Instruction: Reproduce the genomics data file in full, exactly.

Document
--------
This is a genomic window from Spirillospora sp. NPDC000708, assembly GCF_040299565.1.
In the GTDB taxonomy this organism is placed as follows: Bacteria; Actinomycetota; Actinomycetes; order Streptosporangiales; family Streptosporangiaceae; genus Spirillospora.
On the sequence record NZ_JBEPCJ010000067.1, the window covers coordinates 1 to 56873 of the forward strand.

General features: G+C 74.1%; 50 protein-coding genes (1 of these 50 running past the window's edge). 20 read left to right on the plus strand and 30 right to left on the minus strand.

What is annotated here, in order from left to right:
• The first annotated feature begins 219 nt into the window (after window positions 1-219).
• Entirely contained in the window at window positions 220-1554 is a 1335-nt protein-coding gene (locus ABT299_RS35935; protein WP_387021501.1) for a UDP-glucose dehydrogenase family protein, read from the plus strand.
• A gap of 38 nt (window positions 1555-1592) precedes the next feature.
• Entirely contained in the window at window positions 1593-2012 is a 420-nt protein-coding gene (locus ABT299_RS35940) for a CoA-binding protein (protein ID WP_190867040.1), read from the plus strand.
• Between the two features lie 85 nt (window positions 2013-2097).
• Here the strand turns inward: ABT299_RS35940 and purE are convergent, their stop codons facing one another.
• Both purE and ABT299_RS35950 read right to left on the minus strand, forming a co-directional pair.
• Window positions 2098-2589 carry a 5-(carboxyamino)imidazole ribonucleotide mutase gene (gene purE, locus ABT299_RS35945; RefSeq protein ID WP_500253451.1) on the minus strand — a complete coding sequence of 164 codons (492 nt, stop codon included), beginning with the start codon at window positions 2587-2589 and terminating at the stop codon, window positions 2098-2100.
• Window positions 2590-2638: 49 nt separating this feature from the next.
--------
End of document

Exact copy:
This is a genomic window from Spirillospora sp. NPDC000708, assembly GCF_040299565.1.
In the GTDB taxonomy this organism is placed as follows: Bacteria; Actinomycetota; Actinomycetes; order Streptosporangiales; family Streptosporangiaceae; genus Spirillospora.
On the sequence record NZ_JBEPCJ010000067.1, the window covers coordinates 1 to 56873 of the forward strand.

General features: G+C 74.1%; 50 protein-coding genes (1 of these 50 running past the window's edge). 20 read left to right on the plus strand and 30 right to left on the minus strand.

What is annotated here, in order from left to right:
• The first annotated feature begins 219 nt into the window (after window positions 1-219).
• Entirely contained in the window at window positions 220-1554 is a 1335-nt protein-coding gene (locus ABT299_RS35935; protein WP_387021501.1) for a UDP-glucose dehydrogenase family protein, read from the plus strand.
• A gap of 38 nt (window positions 1555-1592) precedes the next feature.
• Entirely contained in the window at window positions 1593-2012 is a 420-nt protein-coding gene (locus ABT299_RS35940) for a CoA-binding protein (protein ID WP_190867040.1), read from the plus strand.
• Between the two features lie 85 nt (window positions 2013-2097).
• Here the strand turns inward: ABT299_RS35940 and purE are convergent, their stop codons facing one another.
• Both purE and ABT299_RS35950 read right to left on the minus strand, forming a co-directional pair.
• Window positions 2098-2589 carry a 5-(carboxyamino)imidazole ribonucleotide mutase gene (gene purE, locus ABT299_RS35945; RefSeq protein ID WP_500253451.1) on the minus strand — a complete coding sequence of 164 codons (492 nt, stop codon included), beginning with the start codon at window positions 2587-2589 and terminating at the stop codon, window positions 2098-2100.
• Window positions 2590-2638: 49 nt separating this feature from the next.